Is it time to have “the talk”?
Discussing finances with your parents can be as uncomfortable as the talk they gave you about the birds and the bees. But it still needs to happen.
"This is a touchy topic, because older parents can get the idea either that their kids are trying to take control of the parents' finances, or that they are just trying to see what they will get when the parents are deceased," said Kimberly Foss, a certified financial planner and founder and president of Empyrion Wealth Management. "Either conclusion can make for a tense and unproductive conversation."
Knowing your parent's retirement situation can help provide clarity about their financial security and give a glimpse of any potential gaps or help they might need in the future.
But if the thought of bringing it up makes your palms sweat, experts suggest asking the following questions to get the conversation started:
Do you have a will?
To help get the money talk flowing, start by asking if they have a will and whether it's up to date, suggested Janis Cowhey, a lawyer and partner at Marcum.
"I find that conversation easily leads into finances," she said. "Older generations don't like to talk about finances, it's very personal."
Reviewing their will or getting them to create one will outline your parent's assets and their financial wishes. "Couch it in terms that they should decide exactly where their assets go," advised Cowhey.
It's also good to make sure beneficiaries and guardians are current.
What do you plan to do in retirement?
Some people dream of jet setting across the globe in their golden years while others want to open their own business or spend more time with family.
Talking about their dream retirement can lead to an honest look at your parent's financial situation, and whether their savings can realistically support them in retirement.
Where and how is your retirement invested?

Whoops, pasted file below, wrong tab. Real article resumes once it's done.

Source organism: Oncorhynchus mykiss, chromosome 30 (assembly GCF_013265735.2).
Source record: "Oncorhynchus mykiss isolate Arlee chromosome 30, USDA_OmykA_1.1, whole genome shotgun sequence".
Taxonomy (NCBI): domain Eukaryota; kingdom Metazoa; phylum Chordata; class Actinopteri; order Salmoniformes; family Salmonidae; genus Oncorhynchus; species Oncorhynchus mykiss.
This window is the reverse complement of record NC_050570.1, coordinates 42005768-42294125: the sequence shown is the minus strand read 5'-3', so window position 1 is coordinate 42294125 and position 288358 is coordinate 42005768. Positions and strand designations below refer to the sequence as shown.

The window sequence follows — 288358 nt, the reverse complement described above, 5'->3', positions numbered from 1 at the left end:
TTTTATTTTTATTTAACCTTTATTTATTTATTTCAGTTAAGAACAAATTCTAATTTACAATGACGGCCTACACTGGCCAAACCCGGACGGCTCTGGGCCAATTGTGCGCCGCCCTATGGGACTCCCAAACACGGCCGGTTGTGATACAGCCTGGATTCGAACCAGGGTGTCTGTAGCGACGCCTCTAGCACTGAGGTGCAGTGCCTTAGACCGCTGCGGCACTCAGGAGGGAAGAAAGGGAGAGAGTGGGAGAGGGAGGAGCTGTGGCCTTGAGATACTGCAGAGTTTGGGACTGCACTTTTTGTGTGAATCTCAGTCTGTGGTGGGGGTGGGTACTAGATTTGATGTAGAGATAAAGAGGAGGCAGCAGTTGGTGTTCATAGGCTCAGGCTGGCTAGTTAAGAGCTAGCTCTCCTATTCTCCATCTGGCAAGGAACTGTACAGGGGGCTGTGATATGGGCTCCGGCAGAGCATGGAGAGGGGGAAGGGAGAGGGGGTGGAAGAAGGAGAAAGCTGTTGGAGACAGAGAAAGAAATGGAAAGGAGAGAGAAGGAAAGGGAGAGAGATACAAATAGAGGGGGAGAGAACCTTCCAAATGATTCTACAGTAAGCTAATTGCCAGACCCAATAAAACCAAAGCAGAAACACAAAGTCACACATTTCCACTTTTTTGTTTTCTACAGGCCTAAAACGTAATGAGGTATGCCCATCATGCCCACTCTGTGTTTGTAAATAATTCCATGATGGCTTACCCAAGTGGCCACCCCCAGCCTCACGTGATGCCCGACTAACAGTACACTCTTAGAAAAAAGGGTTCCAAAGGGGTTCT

Many retirees will rely on a mix of savings accounts to fund their retirement.
"When you have multiple accounts in a variety of financial institutions it can get confusing, particularly as parents get older," said Randy Schechter, vice president and branch manager of the Charles Schwab branch in San Diego.
Investment mix is another area that will factor into their overall security. Taking a look at your parent's investment portfolio can help make sure they're taking on the right amount of risk.
Cowhey recently reviewed her parent's brokerage statements and discovered that they were 100% invested in stocks -- an extremely aggressive portfolio better suited to young investors. The general rule of thumb is the older and closer you are to retirement, the less of your retirement savings should be invested in the stock market.
Have you reviewed your Social Security options?
How and when your parents file for Social Security benefits can effect how much they get.
Married couples usually have more filing options with two checks involved, and delaying collection of benefits can result in a bigger check from the government.
Do you have any debt?
Carrying debt into retirement is becoming more common and can delay or derail retirement plans.
"I've found many clients have been surprised that their parents had credit card debt," said Cowhey. "They assumed they had none and it can bite them in retirement."
Have you considered your insurance options?
Health care costs can eat up savings quickly, but it's impossible to know exactly how much to budget for.
Most likely retirees will have Medicare to help cover some costs, but it doesn't cover everything. Experts recommend considering a Medigap policy and prescription drug coverage.
Schechter also suggested talking about long-term care insurance. "The longer people live, the more likely they will need some type of extended care, Medicare is only going to pay for certain costs."